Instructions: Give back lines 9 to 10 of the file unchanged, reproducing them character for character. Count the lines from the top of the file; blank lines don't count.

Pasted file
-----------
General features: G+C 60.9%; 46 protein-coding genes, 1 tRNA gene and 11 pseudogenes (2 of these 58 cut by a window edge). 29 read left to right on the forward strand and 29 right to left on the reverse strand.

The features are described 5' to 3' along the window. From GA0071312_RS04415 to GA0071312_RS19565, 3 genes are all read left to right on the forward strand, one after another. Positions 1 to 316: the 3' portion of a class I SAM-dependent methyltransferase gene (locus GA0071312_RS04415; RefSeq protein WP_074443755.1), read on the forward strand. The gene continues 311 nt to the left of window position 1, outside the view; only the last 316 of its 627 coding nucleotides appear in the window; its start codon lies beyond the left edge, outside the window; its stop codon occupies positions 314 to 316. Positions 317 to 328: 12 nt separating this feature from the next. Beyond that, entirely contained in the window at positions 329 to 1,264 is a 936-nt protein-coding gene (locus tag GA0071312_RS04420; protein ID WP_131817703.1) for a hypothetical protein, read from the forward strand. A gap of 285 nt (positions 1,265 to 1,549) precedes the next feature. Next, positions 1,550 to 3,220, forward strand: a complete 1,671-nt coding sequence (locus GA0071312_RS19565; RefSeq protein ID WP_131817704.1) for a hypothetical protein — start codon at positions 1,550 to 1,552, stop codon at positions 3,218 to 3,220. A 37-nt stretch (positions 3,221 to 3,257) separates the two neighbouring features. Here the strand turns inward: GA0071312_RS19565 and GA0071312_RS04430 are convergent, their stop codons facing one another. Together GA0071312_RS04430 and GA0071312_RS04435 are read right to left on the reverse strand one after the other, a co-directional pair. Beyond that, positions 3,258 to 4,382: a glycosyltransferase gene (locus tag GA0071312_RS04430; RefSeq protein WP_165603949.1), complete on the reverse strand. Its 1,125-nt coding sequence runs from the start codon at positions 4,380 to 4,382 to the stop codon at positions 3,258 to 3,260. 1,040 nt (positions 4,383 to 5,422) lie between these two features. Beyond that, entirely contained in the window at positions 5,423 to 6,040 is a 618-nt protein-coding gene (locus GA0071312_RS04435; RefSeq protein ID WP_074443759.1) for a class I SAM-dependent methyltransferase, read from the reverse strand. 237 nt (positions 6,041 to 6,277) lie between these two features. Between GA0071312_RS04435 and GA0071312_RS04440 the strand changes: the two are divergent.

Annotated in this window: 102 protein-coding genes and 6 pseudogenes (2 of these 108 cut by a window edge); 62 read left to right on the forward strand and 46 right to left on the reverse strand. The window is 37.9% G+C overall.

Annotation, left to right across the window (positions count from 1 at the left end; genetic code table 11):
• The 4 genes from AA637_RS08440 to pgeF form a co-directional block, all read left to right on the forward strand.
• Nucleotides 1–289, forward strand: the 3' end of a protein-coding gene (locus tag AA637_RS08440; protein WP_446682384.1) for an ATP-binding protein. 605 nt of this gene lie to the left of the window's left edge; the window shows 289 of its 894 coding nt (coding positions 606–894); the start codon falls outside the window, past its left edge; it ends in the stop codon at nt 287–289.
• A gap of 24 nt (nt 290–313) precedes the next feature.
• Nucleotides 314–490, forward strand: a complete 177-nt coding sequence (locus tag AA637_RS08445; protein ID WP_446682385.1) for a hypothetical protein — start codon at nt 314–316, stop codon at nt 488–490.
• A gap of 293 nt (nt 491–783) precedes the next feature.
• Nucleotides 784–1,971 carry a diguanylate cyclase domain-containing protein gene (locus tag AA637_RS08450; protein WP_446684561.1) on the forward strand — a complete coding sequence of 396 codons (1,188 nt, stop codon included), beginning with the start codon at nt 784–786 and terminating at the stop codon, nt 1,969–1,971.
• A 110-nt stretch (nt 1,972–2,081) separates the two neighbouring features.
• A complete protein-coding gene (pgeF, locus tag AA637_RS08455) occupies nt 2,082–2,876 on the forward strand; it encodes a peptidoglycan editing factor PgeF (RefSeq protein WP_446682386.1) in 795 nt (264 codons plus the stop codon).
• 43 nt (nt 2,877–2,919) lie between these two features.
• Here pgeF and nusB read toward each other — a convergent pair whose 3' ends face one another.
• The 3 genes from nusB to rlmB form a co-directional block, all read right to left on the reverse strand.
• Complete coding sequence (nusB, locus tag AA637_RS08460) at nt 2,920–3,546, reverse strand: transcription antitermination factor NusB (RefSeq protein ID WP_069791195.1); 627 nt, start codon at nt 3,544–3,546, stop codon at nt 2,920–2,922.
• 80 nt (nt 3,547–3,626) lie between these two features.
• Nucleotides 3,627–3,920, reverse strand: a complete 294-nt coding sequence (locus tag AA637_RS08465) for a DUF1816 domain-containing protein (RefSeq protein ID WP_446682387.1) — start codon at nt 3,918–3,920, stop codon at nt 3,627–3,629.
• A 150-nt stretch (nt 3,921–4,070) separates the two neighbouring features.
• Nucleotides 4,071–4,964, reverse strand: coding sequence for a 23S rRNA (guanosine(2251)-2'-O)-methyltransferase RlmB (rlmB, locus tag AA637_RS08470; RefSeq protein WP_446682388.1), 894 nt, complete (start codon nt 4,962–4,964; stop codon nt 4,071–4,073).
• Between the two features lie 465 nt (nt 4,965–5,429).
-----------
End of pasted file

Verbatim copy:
• A gap of 293 nt (nt 491–783) precedes the next feature.
• Nucleotides 784–1,971 carry a diguanylate cyclase domain-containing protein gene (locus tag AA637_RS08450; protein WP_446684561.1) on the forward strand — a complete coding sequence of 396 codons (1,188 nt, stop codon included), beginning with the start codon at nt 784–786 and terminating at the stop codon, nt 1,969–1,971.